The grotesque Abaris is no mean foe. Abaris has had the time to set up his own world fueled by the pettiness of his intellect. He possesses an army and cadres of mercenaries at his beck and call. Really, how can Abaris lose against a novice Traveler?
There are a lot of lame excuses to explain away the need for a villain to keep the hero alive: gloating rights, wriggling bait, a sale on rope and duct tape. Abaris' ultimate goals provide a strong rationale. He really does need the Traveler on the hook, though not in one piece, as his quite delicious dialogue notes.
Abaris would be Doctor Doom if not for his emotional Achilles Heel, and that's where Daavi and the Traveler strike. The Traveler makes a shocking sacrifice to stop Abaris dead in his tracks, and the Traveler's plan exhibits the keen mind of a critical thinker, which feeds into the characterization of a quantum physicist.
Daavi is more of a hands-on type of girl. She's a classic pulp heroine complete with exotic skin tone and trusty space age pistol, but Daavi proves her love for the Traveler to be genuine, and it's that depth that distinguishes her from others that fit her role. Here's hoping that the kiss between Daavi and the Traveler isn't a final one.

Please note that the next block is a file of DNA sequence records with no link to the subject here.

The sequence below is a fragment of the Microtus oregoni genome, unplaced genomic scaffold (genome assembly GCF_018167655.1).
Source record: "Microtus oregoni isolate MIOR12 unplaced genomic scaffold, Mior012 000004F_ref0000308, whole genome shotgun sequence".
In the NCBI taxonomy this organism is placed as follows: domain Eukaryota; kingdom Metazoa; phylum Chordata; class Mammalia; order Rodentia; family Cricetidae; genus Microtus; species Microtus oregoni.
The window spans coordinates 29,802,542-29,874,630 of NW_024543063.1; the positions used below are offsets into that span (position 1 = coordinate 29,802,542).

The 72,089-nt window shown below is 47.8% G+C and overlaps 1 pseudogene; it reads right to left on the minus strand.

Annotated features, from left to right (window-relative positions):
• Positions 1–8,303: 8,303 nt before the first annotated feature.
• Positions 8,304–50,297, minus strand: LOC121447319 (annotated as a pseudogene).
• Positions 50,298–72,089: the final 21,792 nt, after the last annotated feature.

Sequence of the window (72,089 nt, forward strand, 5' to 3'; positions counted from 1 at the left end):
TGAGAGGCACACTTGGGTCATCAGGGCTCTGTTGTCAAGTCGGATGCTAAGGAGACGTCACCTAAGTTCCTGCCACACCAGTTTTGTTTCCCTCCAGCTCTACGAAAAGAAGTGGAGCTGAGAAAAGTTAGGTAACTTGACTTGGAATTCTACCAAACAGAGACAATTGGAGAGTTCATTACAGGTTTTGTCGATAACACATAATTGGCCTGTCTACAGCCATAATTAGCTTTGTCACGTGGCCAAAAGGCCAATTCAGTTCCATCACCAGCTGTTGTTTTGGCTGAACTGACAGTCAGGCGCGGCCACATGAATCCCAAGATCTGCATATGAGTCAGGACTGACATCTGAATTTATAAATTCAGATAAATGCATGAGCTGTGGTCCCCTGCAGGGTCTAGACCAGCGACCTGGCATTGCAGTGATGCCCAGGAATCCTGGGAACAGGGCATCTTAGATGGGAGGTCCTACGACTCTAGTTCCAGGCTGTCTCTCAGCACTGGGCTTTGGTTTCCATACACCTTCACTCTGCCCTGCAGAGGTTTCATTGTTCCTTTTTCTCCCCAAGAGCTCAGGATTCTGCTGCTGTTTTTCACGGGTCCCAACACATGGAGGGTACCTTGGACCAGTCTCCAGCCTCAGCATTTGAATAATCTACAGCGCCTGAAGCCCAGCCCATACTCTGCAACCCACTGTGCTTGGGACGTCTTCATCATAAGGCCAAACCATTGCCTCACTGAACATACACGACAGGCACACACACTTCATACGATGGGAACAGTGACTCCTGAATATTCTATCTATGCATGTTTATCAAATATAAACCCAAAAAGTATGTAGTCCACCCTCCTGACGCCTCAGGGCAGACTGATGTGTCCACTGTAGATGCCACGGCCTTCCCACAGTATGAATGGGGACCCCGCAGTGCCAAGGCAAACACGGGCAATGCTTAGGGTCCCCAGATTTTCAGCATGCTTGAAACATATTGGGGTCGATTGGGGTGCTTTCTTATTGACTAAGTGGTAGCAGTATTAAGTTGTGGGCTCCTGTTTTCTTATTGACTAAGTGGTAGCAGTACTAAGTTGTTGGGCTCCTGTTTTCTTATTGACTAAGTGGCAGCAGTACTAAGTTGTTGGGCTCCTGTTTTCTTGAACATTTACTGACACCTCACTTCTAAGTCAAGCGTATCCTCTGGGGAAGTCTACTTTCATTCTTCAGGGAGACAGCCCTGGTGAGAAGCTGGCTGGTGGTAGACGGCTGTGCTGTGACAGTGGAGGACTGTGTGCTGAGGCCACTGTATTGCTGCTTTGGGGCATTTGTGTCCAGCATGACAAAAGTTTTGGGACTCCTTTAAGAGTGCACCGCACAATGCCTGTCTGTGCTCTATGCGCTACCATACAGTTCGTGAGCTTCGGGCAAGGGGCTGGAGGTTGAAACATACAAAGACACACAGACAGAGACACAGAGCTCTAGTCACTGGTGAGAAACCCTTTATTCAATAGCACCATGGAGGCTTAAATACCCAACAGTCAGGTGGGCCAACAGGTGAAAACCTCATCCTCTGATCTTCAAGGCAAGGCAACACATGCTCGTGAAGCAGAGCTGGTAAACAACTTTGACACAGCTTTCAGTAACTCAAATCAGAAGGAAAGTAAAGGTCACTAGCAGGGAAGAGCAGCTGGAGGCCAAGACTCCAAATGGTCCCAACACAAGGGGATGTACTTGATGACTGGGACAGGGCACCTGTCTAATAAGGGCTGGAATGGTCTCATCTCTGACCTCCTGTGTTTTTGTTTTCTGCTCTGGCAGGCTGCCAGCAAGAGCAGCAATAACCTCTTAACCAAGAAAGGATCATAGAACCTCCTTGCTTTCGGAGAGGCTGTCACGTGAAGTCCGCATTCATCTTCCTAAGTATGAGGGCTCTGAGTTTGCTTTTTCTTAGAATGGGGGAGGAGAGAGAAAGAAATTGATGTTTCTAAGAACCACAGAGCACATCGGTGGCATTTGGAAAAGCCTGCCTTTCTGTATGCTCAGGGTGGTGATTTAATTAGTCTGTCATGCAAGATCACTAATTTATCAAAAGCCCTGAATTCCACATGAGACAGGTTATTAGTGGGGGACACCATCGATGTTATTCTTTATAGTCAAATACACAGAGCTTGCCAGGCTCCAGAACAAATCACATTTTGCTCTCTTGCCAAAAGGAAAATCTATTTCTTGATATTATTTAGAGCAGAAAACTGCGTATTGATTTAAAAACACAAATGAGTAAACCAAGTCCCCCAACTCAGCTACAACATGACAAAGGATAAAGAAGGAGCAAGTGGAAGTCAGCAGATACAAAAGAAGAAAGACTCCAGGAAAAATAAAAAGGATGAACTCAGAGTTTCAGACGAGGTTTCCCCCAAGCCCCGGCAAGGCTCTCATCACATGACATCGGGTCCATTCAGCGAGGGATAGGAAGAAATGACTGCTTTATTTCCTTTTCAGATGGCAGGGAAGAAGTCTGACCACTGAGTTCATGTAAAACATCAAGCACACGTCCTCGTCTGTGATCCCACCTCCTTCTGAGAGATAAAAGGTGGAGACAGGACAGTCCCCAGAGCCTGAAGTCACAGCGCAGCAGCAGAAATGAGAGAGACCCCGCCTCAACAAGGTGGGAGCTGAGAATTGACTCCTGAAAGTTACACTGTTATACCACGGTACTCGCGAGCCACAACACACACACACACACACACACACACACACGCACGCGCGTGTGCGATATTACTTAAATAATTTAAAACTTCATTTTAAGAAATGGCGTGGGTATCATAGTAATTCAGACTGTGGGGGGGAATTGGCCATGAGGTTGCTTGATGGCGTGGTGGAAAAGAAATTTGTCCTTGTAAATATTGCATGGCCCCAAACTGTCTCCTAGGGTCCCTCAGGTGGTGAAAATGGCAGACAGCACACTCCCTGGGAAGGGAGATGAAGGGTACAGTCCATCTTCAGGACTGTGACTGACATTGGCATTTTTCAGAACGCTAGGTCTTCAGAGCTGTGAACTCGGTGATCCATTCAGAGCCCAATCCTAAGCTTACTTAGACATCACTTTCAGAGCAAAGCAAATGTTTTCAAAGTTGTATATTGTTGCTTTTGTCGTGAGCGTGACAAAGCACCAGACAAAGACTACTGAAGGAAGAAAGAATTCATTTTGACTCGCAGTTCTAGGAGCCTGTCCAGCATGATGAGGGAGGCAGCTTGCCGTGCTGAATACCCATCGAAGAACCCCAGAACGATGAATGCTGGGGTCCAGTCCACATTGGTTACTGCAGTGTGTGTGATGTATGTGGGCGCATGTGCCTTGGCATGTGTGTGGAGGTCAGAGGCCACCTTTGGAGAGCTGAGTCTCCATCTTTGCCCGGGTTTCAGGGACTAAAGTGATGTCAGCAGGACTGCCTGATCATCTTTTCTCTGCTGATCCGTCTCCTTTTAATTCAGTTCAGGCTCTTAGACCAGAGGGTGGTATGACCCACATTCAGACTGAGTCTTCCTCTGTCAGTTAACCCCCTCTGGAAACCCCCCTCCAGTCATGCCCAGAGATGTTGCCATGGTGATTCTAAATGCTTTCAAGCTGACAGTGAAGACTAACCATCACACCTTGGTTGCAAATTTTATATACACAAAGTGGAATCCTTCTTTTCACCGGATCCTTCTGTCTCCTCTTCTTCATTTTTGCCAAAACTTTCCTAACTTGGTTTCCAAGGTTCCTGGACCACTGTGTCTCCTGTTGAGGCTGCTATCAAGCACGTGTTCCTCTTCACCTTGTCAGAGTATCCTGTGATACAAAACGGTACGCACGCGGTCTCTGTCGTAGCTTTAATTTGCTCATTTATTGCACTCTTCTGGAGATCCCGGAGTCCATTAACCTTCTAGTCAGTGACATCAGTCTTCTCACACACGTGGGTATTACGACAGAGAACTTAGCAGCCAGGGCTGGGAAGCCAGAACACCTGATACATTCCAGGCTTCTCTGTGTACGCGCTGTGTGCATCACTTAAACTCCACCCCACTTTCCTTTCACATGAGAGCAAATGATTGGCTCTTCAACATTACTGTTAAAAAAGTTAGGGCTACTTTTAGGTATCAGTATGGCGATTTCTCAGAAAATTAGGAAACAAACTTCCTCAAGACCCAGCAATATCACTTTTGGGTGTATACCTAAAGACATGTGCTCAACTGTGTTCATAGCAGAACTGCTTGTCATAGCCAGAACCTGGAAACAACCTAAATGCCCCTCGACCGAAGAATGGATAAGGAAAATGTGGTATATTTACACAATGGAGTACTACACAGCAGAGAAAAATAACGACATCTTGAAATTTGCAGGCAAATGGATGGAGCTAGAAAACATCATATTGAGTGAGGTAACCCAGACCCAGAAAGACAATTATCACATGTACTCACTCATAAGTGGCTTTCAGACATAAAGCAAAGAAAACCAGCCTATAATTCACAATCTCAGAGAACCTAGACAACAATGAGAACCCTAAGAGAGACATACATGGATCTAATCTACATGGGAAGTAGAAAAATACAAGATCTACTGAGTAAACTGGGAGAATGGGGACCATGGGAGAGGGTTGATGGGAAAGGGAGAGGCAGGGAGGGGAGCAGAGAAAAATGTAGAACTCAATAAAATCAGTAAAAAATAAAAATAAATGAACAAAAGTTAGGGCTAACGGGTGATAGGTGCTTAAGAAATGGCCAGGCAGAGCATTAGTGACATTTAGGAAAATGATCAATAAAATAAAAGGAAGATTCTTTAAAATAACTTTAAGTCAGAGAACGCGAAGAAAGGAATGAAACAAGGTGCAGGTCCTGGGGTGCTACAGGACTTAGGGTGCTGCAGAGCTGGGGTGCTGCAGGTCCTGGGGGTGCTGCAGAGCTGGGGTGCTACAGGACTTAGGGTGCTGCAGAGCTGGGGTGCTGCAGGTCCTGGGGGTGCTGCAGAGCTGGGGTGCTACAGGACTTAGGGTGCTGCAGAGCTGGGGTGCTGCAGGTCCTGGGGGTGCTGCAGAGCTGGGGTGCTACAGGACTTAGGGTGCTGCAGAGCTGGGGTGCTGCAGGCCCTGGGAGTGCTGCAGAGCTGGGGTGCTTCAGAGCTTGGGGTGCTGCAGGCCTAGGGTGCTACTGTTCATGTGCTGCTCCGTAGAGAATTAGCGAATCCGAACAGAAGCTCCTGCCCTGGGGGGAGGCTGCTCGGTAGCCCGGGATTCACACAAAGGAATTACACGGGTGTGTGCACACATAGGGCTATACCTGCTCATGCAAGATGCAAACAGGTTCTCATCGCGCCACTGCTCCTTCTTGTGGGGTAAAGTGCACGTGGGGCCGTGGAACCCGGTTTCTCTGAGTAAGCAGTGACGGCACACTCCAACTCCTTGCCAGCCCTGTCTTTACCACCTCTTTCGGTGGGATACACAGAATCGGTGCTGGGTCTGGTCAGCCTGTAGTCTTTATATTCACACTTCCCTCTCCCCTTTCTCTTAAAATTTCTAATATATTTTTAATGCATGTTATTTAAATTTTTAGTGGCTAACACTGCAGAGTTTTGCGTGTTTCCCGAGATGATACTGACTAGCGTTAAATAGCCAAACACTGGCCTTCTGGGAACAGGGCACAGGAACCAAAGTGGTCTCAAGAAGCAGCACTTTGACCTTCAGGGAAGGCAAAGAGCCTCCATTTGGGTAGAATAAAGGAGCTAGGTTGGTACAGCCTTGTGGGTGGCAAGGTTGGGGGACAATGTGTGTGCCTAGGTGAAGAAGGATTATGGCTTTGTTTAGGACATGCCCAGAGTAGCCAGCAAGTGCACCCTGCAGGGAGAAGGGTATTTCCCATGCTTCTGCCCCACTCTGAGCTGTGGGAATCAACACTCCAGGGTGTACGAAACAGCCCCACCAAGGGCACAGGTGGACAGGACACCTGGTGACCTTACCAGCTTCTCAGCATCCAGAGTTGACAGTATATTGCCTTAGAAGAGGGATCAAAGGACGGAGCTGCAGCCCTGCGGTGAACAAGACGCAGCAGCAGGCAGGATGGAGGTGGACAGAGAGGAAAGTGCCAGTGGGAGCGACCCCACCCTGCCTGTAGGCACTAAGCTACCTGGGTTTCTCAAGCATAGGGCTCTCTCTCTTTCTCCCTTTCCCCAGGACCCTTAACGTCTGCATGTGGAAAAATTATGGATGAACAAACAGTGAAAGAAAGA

Chad Hardin structures anatomy in a way that's reminiscent of Gil Kane's, Gardner Fox's and Carmine Infantino's designs. Hardin's close-ups, his reinvention of traditional imagery, such as Abaris strapping The Traveler down on the torture table, and his montages of the Traveler's memory exemplify thoroughly modern illustration. The blend of old school with new school cinematography makes Hardin a find, and he's equally comfortable in portraying heartfelt emotion as he is with action. His artwork gives life to Daavi and bestows potency to the kiss.
Tristram Taylor also reviewed The Traveler #8. Read his thoughts, too!
Ray Tate's first online work appeared in 1994 for Knotted. He has had a short story, "Spider Without a Web," published in 1995 for the magazine evernight and earned a degree in biology from the University of Pittsburgh. Since 1995, Ray self-published The Pick of the Brown Bag on various usenet groups. In the POBB, as it was affectionately known, Ray reviewed comic books, Doctor Who novels, movies and occasionally music. Circa 2000, he contributed his reviews to Silver Bullet Comic Books (later Comics Bulletin) and became its senior reviewer. Ray Tate would like to think that he's young at heart. Of course, we all know better.
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